In the morning hours of Thursday, February 18, several Leeds MBA students were provided a pleasant deviation from our typical morning routines. In it’s characteristically humble yet impactful way, The Deming Center for Entrepreneurship treated us to another amazing guest speaker: Howard Behar, former President of Starbucks International and Starbucks North America.
Here is a bit about Howard’s background:
He joined Starbucks in 1989 as vice president of sales and operations, and grew the retail business from 28 stores to more than 400, by the time he was named president of Starbucks Coffee International in 1995.
Under Behar’s leadership, Starbucks opened its first location in Tokyo in 1996, then introduced the Starbucks brand across the Middle East, Asia and the United Kingdom. He retired as president of Starbucks North America in January 2003 and continues to serve in an advisory capacity and to coach leaders at all levels. He is a retired member of the Board of Directors serving from 1996 to 2008. Since his retirement he has written a book “It’s Not About the Coffee” that describes his leadership principles.
Behar serves on several boards, including Anna’s Linens, Washington State Budget and Policy Center, University of Washington Foundation and Greenleaf Center for Servant Leadership. He lives in Seattle with his wife, Lynn.
Obviously, armed with this biography, we all knew this man was an accomplished professional with extensive business experience and expertise. Thus, we were all ready to hear about the strategic business theories to which he subscribes, the triumphs and tribulations he has enjoyed and endured, the business lessons he has learned throughout his years, and the mistakes he has made by which we could learn…you know, the usual “corporate veteran wisdom.” But after a 90 minute group discussion, shaped by student interest and filled by the inspirational genius that was Howard Behar, I am convinced that each student carried out of that room something much greater than he or she anticipated when they began loading their plate with fruit and pastries.
We learned that human beings with closely held and strongly upheld values will always prove to be the greatest leaders.
Mr. Behar presented to us the eight leadership principles that he describes in his book. We then selected the three that sounded most interesting to us. I will list and describe in short those three principles below and leave you with the encouragement to get the book and learn more of the other five.
Wear One Hat
I picked this one. Why? Because, as an entrepreneur, one is constantly reminded that he must wear many hats in order to even give his startup a chance at success. The CEO must also be a sales person and the CMO and the CFO, while the CTO must also be the customer service department and the head of maintenance and the other sales person. As it turns out, this notion has nothing to do with the point Howard made.
When he says, “Wear one hat,” Howard means that one should maintain his or her values at all cost. You should always be yourself and resist altering any facet of your character because of the position you hold or the opinions of your superiors. Because, once you have compromised the values that define you as an individual, you have failed yourself and your company.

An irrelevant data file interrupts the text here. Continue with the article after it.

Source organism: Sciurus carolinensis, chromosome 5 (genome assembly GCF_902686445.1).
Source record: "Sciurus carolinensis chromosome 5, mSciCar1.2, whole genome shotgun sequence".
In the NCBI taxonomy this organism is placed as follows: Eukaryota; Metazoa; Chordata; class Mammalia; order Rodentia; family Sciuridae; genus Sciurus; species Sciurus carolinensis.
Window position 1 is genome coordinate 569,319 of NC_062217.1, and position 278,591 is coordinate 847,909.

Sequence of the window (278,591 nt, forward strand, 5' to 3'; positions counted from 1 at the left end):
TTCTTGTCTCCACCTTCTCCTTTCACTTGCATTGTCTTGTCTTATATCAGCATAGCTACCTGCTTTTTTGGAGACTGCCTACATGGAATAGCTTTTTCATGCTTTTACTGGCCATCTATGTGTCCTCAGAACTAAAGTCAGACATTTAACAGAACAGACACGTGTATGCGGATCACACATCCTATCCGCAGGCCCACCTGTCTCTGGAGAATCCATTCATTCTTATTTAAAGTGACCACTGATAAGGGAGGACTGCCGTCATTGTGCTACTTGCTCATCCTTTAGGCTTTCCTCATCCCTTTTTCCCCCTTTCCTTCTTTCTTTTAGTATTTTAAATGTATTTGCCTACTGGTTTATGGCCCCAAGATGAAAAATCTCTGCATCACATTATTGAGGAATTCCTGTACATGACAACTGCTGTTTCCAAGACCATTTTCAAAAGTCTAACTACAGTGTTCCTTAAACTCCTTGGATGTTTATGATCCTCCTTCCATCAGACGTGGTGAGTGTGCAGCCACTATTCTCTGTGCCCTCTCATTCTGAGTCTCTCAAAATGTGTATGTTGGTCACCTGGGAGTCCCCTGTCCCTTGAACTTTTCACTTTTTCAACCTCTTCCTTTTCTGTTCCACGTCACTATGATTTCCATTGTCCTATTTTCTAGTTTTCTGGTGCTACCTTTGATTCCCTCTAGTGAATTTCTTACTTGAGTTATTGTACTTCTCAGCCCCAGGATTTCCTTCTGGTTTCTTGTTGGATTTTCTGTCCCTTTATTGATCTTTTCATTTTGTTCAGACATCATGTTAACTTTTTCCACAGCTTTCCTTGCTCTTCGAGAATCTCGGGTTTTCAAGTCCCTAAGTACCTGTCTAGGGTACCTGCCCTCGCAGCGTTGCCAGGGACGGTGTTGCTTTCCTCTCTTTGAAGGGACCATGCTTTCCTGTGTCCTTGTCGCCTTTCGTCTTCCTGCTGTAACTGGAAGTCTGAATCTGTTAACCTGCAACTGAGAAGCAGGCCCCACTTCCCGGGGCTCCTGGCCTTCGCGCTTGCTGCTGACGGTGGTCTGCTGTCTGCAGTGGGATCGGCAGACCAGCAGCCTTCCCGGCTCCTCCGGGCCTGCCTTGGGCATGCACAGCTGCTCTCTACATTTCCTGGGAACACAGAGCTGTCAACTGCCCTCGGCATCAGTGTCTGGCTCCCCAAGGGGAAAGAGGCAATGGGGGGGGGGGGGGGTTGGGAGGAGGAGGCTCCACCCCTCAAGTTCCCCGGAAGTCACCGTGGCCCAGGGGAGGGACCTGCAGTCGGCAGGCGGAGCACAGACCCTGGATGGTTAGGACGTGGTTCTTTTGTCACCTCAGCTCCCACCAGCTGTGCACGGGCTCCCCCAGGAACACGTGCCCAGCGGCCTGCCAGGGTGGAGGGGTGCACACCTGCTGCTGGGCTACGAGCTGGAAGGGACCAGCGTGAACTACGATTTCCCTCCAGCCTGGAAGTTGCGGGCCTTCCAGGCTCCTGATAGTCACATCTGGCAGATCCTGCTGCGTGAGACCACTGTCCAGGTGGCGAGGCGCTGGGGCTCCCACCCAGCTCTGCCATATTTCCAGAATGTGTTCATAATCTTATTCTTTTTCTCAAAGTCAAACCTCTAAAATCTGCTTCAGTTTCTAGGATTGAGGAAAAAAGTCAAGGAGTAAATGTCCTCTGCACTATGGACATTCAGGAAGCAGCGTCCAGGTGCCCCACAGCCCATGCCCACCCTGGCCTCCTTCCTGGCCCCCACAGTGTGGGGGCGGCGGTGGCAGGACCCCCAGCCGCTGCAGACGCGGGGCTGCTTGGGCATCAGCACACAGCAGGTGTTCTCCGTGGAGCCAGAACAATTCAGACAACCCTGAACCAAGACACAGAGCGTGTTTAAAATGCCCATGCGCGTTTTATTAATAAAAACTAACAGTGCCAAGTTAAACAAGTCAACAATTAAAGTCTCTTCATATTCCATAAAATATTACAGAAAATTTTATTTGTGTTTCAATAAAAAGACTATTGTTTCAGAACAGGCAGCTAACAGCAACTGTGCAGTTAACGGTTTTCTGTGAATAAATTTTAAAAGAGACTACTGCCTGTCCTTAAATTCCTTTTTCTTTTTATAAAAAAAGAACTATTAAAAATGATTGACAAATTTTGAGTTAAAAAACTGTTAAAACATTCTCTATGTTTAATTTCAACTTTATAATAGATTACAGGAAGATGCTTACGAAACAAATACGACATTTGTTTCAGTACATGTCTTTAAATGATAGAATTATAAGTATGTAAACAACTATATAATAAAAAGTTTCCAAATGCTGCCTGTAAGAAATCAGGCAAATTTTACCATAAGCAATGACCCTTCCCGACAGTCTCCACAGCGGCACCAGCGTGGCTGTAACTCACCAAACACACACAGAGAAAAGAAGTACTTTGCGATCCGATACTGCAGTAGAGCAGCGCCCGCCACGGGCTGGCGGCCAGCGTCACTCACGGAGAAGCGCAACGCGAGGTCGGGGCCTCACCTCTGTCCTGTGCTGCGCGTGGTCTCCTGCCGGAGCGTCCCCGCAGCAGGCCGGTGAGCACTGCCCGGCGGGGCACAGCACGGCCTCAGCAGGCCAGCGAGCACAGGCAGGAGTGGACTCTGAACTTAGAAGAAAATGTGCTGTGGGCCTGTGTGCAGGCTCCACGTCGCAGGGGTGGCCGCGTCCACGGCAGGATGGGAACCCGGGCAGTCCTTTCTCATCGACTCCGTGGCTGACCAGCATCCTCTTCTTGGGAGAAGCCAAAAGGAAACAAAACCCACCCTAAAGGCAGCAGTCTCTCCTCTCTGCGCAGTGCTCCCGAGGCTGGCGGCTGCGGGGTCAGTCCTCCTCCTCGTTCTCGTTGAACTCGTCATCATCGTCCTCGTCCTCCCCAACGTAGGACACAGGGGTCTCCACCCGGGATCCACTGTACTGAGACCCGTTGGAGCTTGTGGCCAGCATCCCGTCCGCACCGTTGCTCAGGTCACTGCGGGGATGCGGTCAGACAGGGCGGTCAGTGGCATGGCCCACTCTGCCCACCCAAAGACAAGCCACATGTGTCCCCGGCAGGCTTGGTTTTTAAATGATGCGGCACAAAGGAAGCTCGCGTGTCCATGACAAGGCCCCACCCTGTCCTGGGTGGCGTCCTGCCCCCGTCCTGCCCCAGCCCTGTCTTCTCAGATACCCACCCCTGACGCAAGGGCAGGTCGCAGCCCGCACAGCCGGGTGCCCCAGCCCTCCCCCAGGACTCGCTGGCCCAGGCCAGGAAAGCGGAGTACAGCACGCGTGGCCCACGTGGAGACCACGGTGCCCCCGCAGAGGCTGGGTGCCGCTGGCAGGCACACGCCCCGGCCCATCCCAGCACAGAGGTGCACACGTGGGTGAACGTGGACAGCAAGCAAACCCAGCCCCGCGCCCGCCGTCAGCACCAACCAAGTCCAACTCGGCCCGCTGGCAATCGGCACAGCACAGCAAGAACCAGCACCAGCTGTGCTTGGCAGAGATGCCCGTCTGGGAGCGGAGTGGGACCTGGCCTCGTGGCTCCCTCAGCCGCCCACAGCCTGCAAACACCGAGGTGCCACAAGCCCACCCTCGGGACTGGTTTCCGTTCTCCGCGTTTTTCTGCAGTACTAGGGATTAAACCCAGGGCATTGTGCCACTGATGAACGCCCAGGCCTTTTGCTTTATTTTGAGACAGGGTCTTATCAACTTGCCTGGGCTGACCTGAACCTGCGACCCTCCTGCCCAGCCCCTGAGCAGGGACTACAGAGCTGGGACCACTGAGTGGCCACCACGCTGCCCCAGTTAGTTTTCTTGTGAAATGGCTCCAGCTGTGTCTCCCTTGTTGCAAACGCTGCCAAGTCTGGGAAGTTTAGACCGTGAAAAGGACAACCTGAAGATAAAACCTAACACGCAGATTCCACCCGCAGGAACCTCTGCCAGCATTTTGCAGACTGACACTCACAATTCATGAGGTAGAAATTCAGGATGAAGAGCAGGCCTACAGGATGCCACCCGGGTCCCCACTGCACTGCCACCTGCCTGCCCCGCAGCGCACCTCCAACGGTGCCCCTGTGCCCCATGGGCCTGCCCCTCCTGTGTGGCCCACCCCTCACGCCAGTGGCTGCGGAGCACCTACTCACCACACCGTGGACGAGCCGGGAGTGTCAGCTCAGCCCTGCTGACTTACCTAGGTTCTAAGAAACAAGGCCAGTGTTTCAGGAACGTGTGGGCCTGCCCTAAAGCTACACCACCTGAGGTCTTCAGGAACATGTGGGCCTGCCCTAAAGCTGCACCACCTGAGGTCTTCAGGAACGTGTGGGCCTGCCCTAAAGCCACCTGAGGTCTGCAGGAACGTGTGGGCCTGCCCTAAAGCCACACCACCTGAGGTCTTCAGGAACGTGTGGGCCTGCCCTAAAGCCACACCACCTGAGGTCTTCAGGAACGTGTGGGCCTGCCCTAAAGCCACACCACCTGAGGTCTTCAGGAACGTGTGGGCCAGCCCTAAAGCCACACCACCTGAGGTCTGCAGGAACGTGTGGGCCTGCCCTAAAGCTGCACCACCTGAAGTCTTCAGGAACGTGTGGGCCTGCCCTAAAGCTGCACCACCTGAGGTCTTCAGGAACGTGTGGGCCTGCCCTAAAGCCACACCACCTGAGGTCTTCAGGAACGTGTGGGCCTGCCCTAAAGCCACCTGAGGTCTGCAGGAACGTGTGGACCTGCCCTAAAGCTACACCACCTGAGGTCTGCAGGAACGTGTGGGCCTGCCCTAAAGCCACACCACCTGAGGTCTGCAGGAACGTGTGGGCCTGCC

Never change who you are to satisfy someone else. Or, as one Doctor said, “Be who you are and say what you feel. For those who matter don’t mind, and those who mind don’t matter.”
Pick Your Own Broom
If your job is to sweep the floors, you should have a say in the kind of broom you use. If your position calls for ensuring a certain level of quarterly sales, then you should be allowed to utilize the tools you see best fit to reach those numbers.
If you are forced to use a push broom when you really need a whisk broom, you just won’t be able to do your job to your full potential. Similarly, if a regional manager at Starbucks isn’t allowed to provide a certain beverage that her customers demand and that her competitors will provide, she mustn’t be expected to meet (or especially exceed) her sales goals.
But if a business leader is able to cut through the bureaucratic BS, give that sweeper a choice of brooms, and allow that regional manager to sell those fancy new drinks, that same leader will likely see his employee create sparkling floors and record quarterly profits. And another possible outcome just might be the birth of the Starbucks Frappucino.
Excellent leaders enable others to pick their tools and use them to meet their objectives.
Care Like You Mean It
Howard Schultz did not pick up the phone and call his head of legal counsel when he found out about three of his employees who had been shot and killed in a Georgetown Starbucks location. Instead, he got in his car and visited the families of each victim – telling them he was sorry, sharing in their grief, and crying for their losses.
This defined Mr. Schultz in the eyes of Howard Behar. And, according to Mr. Behar, the significance here wasn’t in the fact that Schultz didn’t call his lawyers right away – it was in the fact that that action did not enter Schultz’s mind. He truly cared about the fact that his employees were murdered in his stores, and the fact that those individuals belonged to families who had just suffered a loss greater than any PR fiasco or lawsuit that could be brought against his company.
It is not enough to know that you should care. A respectful and respected leader innately focuses on the things that matter and puts superficial concerns aside.
Priceless learning experiences such as this are what make being a student worth every dime of tuition and every minute of studying.
— A special thanks to the Deming Center for making these experiences possible.
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